My dad was slowly changing before my eyes. He turned inward, he became quieter, more detached. he stopped asking me questions and stopped listening when I told him about my day. Instead of playing with me on the weekends he would take naps. He stopped smiling and the light went out of his eyes. I was 13 years old and didn’t know what was happening to him. He and my mom were always talking behind closed doors or taking walks without us in the evenings. At the time I thought it was weird, and now I know I was scared.

I asked my mom about it and she told me that my dad didn’t feel good because of some stress at work. He was a lawyer in Washington D.C. and had a lot of pressure to perform. Ok, I thought, makes sense. But as the weeks and months went by and he seemed to drift farther and farther away, I felt on a gut level that something more was going on. I asked my mom again and got the same answer. I didn’t buy it anymore.

So one Saturday, I walked right up to him, looked him straight in the eye and said, “dad, what’s wrong?” He looked startled and was at a loss for words. After a long pause he said, “I don’t feel good.” I asked him, “When are you going to feel better?” I will never forget how his beautiful blue eyes filled with tears. I had never seen my dad cry and it scared me. Something serious must be wrong. I waited for a minute but he didn’t say anything else. I ran to my room and slammed the door, waiting for him to come in and talk about it. But he never did. Silence.

Four days later he was dead. He hung himself in our basement and while the rest of my family was still sleeping, I walked in and found him. Shortly after his suicide my mom told my sister and I that he had “depression” and was taking “antidepressants” — things I had never heard of. Why hadn’t I known this before? What did depression mean? Did the medicine make him die? Why hadn’t we all talked about this? So much silence about such an important subject.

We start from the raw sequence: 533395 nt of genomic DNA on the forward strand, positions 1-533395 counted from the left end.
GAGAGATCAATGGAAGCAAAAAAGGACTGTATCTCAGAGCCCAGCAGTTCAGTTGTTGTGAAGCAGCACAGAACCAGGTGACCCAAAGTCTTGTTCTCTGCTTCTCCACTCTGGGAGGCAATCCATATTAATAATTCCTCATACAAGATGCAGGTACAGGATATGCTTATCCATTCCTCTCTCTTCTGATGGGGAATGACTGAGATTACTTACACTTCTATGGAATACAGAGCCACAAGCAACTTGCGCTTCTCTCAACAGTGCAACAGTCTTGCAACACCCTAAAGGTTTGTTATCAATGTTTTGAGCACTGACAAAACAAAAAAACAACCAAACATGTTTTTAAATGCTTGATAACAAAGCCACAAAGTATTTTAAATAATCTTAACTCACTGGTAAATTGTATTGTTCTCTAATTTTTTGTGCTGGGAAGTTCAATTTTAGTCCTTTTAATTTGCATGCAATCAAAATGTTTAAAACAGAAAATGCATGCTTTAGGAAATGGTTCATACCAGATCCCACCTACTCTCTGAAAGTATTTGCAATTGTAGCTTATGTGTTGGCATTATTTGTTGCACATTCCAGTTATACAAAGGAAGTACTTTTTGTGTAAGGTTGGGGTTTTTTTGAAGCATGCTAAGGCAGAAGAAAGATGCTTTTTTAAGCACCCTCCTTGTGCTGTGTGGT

Now at age 32 I have major depression and generalized anxiety disorder. I wish I could say that the silence about mental illness ended with my father but it didn’t. For most of my adult life I have hidden it away, even from close friends and most definitely from coworkers. I wanted to keep my depression in a little box that I stored deep inside of myself where nobody could see it. Too many times I have said “oh, I’m fine” or “I’m just tired” when asked if something was wrong. Things my dad probably said. The silence continued.

What was I so afraid of? What was my dad so afraid of? What are we all so afraid of? The stigma of mental illness? Would saying it out loud make it too real? Would other people dislike us or feel uncomfortable or think we were crazy? Would we be unfit for work, or for love, or for life if we had depression, or bipolar or anxiety?

These fears make the anguish of mental illness so much more intense, or in my dad’s case, unbearable. At a time when we deserve the support of other people, we hide away our sickness because we are afraid of rejection. At a time when we deserve to lighten our load, we pile it on even heavier by adding the weight of guilt and shame.

It is time to talk. It is time to share. It’s time to end the silence. Why? Because nothing is wrong with you as a person. Because you deserve support and treatment for your medical condition. But most of all, because your well-being and your health are more important than anyone’s reaction. A lifetime of openness and self-acceptance are worth infinitely more than a few moments of potential discomfort. Say it out loud because keeping it in makes it worse. Say it out loud for my dad who couldn’t. Say it out loud for me. Say it out loud for you.

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walking3Blue Light Blue can be found on her Website and Twitter

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